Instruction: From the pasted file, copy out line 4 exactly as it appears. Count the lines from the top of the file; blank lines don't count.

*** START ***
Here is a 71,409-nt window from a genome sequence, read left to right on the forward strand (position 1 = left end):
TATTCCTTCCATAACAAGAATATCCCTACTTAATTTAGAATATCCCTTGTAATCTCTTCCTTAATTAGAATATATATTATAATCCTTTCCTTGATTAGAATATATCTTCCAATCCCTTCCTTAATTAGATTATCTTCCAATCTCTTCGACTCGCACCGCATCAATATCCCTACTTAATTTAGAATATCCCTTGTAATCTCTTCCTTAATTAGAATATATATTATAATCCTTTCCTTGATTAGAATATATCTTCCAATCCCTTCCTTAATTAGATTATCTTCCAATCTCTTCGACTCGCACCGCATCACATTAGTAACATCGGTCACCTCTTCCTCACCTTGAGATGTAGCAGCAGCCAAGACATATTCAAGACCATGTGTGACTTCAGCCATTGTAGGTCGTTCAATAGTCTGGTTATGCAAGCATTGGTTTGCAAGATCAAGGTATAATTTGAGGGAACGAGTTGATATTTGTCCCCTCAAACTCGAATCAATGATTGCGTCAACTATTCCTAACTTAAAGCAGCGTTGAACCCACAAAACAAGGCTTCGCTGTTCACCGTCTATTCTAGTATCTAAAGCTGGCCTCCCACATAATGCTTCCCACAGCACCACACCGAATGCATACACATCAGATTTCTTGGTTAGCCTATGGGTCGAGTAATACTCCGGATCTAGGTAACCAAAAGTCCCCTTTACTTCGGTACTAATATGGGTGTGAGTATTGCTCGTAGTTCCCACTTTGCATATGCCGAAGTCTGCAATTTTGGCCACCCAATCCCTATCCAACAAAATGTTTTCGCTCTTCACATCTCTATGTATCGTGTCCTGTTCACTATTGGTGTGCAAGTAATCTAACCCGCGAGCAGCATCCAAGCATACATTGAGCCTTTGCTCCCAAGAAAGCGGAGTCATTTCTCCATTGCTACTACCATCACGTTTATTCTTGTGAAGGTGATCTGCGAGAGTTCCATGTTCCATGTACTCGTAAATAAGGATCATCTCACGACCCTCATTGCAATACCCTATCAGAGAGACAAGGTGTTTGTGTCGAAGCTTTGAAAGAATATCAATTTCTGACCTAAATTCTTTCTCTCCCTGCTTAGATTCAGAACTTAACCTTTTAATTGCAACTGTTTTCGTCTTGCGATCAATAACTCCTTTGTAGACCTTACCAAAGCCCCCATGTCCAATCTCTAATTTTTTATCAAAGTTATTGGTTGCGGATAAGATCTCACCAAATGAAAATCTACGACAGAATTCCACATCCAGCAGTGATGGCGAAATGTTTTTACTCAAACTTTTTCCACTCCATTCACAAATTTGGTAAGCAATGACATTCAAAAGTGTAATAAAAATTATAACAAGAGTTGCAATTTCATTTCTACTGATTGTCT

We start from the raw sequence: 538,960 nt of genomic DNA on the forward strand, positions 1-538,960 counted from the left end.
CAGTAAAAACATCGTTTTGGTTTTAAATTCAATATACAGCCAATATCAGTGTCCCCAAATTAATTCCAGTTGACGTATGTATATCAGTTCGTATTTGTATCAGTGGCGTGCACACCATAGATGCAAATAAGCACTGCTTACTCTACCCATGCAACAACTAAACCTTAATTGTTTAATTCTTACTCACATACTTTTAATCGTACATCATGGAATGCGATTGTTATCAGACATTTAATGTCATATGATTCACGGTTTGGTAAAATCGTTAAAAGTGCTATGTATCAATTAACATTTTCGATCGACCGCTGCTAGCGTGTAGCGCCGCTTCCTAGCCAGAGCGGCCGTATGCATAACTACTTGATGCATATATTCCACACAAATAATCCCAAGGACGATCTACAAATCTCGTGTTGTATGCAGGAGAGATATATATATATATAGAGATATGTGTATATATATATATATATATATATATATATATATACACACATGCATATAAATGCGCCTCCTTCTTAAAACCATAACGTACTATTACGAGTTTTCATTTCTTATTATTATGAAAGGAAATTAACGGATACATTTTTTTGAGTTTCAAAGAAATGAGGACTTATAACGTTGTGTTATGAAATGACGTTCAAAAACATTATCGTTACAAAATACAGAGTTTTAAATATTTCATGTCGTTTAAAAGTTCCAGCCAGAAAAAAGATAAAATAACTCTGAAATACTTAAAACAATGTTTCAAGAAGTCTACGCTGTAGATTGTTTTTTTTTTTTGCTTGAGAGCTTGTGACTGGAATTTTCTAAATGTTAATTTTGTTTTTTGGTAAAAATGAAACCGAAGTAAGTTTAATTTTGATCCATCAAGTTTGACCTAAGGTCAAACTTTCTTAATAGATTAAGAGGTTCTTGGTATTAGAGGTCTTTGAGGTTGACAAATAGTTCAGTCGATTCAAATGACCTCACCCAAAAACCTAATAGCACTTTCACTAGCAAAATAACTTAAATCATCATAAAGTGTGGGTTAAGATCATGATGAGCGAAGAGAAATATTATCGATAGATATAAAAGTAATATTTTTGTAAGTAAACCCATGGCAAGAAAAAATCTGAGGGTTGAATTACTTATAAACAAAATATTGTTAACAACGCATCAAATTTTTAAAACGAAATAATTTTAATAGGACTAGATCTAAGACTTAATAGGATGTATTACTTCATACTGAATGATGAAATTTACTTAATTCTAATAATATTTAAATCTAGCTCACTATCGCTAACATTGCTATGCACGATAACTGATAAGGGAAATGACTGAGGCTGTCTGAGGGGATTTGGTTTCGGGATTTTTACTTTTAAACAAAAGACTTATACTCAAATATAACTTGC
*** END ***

CAGTAAAAACATCGTTTTGGTTTTAAATTCAATATACAGCCAATATCAGTGTCCCCAAATTAATTCCAGTTGACGTATGTATATCAGTTCGTATTTGTATCAGTGGCGTGCACACCATAGATGCAAATAAGCACTGCTTACTCTACCCATGCAACAACTAAACCTTAATTGTTTAATTCTTACTCACATACTTTTAATCGTACATCATGGAATGCGATTGTTATCAGACATTTAATGTCATATGATTCACGGTTTGGTAAAATCGTTAAAAGTGCTATGTATCAATTAACATTTTCGATCGACCGCTGCTAGCGTGTAGCGCCGCTTCCTAGCCAGAGCGGCCGTATGCATAACTACTTGATGCATATATTCCACACAAATAATCCCAAGGACGATCTACAAATCTCGTGTTGTATGCAGGAGAGATATATATATATATAGAGATATGTGTATATATATATATATATATATATATATATATATACACACATGCATATAAATGCGCCTCCTTCTTAAAACCATAACGTACTATTACGAGTTTTCATTTCTTATTATTATGAAAGGAAATTAACGGATACATTTTTTTGAGTTTCAAAGAAATGAGGACTTATAACGTTGTGTTATGAAATGACGTTCAAAAACATTATCGTTACAAAATACAGAGTTTTAAATATTTCATGTCGTTTAAAAGTTCCAGCCAGAAAAAAGATAAAATAACTCTGAAATACTTAAAACAATGTTTCAAGAAGTCTACGCTGTAGATTGTTTTTTTTTTTTGCTTGAGAGCTTGTGACTGGAATTTTCTAAATGTTAATTTTGTTTTTTGGTAAAAATGAAACCGAAGTAAGTTTAATTTTGATCCATCAAGTTTGACCTAAGGTCAAACTTTCTTAATAGATTAAGAGGTTCTTGGTATTAGAGGTCTTTGAGGTTGACAAATAGTTCAGTCGATTCAAATGACCTCACCCAAAAACCTAATAGCACTTTCACTAGCAAAATAACTTAAATCATCATAAAGTGTGGGTTAAGATCATGATGAGCGAAGAGAAATATTATCGATAGATATAAAAGTAATATTTTTGTAAGTAAACCCATGGCAAGAAAAAATCTGAGGGTTGAATTACTTATAAACAAAATATTGTTAACAACGCATCAAATTTTTAAAACGAAATAATTTTAATAGGACTAGATCTAAGACTTAATAGGATGTATTACTTCATACTGAATGATGAAATTTACTTAATTCTAATAATATTTAAATCTAGCTCACTATCGCTAACATTGCTATGCACGATAACTGATAAGGGAAATGACTGAGGCTGTCTGAGGGGATTTGGTTTCGGGATTTTTACTTTTAAACAAAAGACTTATACTCAAATATAACTTGC